The Tommy Gun Dolls

The Tommy Gun Dolls

I always enjoy a surprise, such as discovering something unknown and unexpected on a comic shop’s graphic novel shelves. A recent example: Daniel Cooney’s The Tommy Gun Dolls, a handsome creator-owned hardcover graphic novel set in Prohibition era San Francisco, with both story and art by Cooney himself, assisted on inks and colors by Leigh Walls and Lisa Gonzales.

It’s 1928, and the city’s practically a war zone with rival Irish, Italian and Chinese mobs duking it out over turf, booze, gambling and prostitution. Meanwhile, at the bawdy Frisky Devil speakeasy-burlesque house (and its adjoining bordello), the showgirls and hookers endure the mobsters’ and customers’ abuse. When one of them is murdered and her grisly death hushed up by cops on the take and a tight-lipped coroner, the ladies take matters into their own hands, egged on by part-time grifter, part-time gambler, part-time snoop and full-time trouble-maker Frankie, the dead girl’s lover, and apparently a refugee from a Bob Fosse musical, complete with a black bob, derby and a complete Sally Bowles ensemble.

Oh yeah, and a tommy gun.

The Tommy Gun Dolls – Volume One: “The Big Takeover”  was a Kickstarter campaign project that resulted in a very handsome book. I don’t know the status of Volume Two – “Double Cross On Maiden Lane”, though the first book clearly was a ‘to-be-continued thing’, so I hope we’ll see that next book and more from Mr. Cooney soon. This is a pretty complex tale full of double-crosses and retro-decadence, all rendered in some mighty nice artwork. Not sure if I buy ‘proto-punk’ Frankie’s torn stockings and unlaced Doc Martens get up in the story’s opening scenes, but let’s give the artist some creatively anachronistic leeway there and just say they were World War One doughboy surplus gear. The boots, that is.

The Tommy Gun Dolls 2

The Real Chicago.

Velma And Roxie

Understandable if you only think of Chicago as Broadway darling Bob Fosse’s brainchild (along with John Kander and Fred Ebb), the hit musical debuting in 1975, revived in 1997 and adapted for the 2002 film with Renee Zellwegger, Catherine Zeta-Jones and Richard Gere. But it really begins with journalist, playwright and screenwriter Maurine Dallas Watkins’ creation, originally running on Broadway in 1926, adapted to a 1927 silent film and again in 1942 as Roxie Hart starring Ginger Rogers.

Ginger ROgers - Roxie Hart

Louisville, Kentucky native Maurine Dallas Watkins (1896 – 1969) attended college back east, studying to be a playwright, but ended up in Chicago where she landed a job as a reporter for the Chicago Tribune in 1924. The Trib was one of seven dailies, each competing for attention in what may be the then Second City’s most colorful era, with Prohibition in full force, speakeasies on every corner, Al Capone-Bugs Moran gang wars turning the streets into a war zone and Chicago’s legendary political corruption overseeing it all. Watkins had no shortage of tawdriness to cover, including the Leopold And Loeb kidnapping/murder case and the sensational trials of two photogenic ‘jazz babies’ accused of crimes of passion: Cabaret singer Belva Gaertner, “the most stylish on murderess row” and Beulah Sheriff Annan, “the beauty of the cell block’. Far from sympathetic, Watkins was frustrated by the ease with which the two women managed to manipulate her male colleagues, particularly since she was convinced that both women were guilty as hell.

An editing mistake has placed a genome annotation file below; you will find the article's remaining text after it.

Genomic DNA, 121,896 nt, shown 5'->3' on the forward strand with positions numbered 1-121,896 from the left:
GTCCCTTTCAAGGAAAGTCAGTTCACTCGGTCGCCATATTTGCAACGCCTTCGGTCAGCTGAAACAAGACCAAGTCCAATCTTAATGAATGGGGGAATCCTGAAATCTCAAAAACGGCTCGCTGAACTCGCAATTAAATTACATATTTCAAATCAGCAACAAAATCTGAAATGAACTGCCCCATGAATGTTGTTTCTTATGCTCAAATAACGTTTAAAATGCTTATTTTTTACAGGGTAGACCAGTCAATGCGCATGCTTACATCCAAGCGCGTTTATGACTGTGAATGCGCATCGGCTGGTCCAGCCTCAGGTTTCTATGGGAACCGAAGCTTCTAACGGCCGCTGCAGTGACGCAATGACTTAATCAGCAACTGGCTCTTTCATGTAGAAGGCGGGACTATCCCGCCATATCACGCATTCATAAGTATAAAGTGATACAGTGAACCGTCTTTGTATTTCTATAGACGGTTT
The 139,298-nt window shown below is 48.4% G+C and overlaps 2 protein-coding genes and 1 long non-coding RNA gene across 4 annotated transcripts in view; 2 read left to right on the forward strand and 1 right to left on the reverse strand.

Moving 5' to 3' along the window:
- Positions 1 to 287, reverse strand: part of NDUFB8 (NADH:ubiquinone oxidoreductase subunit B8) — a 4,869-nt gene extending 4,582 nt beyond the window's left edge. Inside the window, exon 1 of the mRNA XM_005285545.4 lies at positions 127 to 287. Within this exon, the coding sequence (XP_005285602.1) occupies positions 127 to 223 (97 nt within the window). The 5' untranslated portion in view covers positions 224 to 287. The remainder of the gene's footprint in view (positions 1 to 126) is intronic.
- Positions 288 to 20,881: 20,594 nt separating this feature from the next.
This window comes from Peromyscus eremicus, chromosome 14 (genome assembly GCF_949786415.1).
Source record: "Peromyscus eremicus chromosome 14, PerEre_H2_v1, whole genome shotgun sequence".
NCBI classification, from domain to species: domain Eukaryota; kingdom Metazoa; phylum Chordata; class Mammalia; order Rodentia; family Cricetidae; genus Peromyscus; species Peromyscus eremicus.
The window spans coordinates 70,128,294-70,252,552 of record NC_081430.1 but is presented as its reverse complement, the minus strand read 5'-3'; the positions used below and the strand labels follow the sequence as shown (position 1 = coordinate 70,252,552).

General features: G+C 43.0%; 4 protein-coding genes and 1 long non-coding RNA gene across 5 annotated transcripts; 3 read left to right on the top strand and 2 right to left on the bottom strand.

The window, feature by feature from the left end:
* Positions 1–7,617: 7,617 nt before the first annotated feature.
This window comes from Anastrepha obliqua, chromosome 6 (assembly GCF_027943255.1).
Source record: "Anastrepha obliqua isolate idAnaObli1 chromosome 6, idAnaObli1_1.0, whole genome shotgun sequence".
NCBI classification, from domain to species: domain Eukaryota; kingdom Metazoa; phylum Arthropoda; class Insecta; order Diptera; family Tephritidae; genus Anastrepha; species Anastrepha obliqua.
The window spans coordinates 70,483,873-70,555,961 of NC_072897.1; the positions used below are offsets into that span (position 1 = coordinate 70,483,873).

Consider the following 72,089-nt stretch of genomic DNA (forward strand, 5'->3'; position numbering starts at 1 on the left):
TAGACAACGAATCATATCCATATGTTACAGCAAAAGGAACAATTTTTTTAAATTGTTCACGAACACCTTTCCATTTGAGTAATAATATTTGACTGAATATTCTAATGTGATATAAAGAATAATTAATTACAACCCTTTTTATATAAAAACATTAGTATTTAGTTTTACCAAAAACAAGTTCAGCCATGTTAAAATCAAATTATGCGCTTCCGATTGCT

old posters

Soon after leaving the Tribune, Watkins returned to school and drama workshops, where she penned The Brave Little Woman, which she soon revamped into Chicago, in which Beulah became Roxie Hart and Belva morphed into Velma Kelly. The play debuted on Broadway in 1926 and was an immediate hit, spawning successful road tours (one with a very young Clark Gable) and inevitably landed in Hollywood…Watkins ending up there as well. Her play was adapted to the silent screen by Cecil B. Demille, and with major changes, into 1942’s Roxie Hart. Meanwhile, Watkins became a moderately successful screenwriter, her best-known film being Libeled Lady from 1936 with William Powell, Myrna Loy, Spencer Tracy and Jean Harlow. She retired to Florida, quite well off and by then deeply religious, turning down further offers for the rights to Chicago, regretting the part she played in glorifying two murderers who escaped justice. But after she passed away in 1969, her estate sold the rights to Bob Fosse, who glammed up the jazz baby killers more than ever.

He Had It Coming Book

The story behind all this will be told in detail soon. Chicago Tribune Publishing will release Kori Rumore and Marianne Mather’s He Had It Coming – Four Murderous Women And The Reporter Who Immortalized Their Stories in November. The book grew out of Tribune photo editor Mather’s discovery of decades-old boxes of photo negatives of the ‘real’ Roxie, Velma and others collected by Maurine Dallas Watkins, which led her to research the fifty-plus Watkins’ Tribune bylines. The result is a biography of Maurine Dallas Watkins and a profile of the sensational Belva Gaertner/Beulah Sheriff Annan trials — a long overdue honor for one of the Trib’s own, and aiming to set the story straight on a couple of flapper-fatales from history and the real story behind Roxie, Velma and Chicago.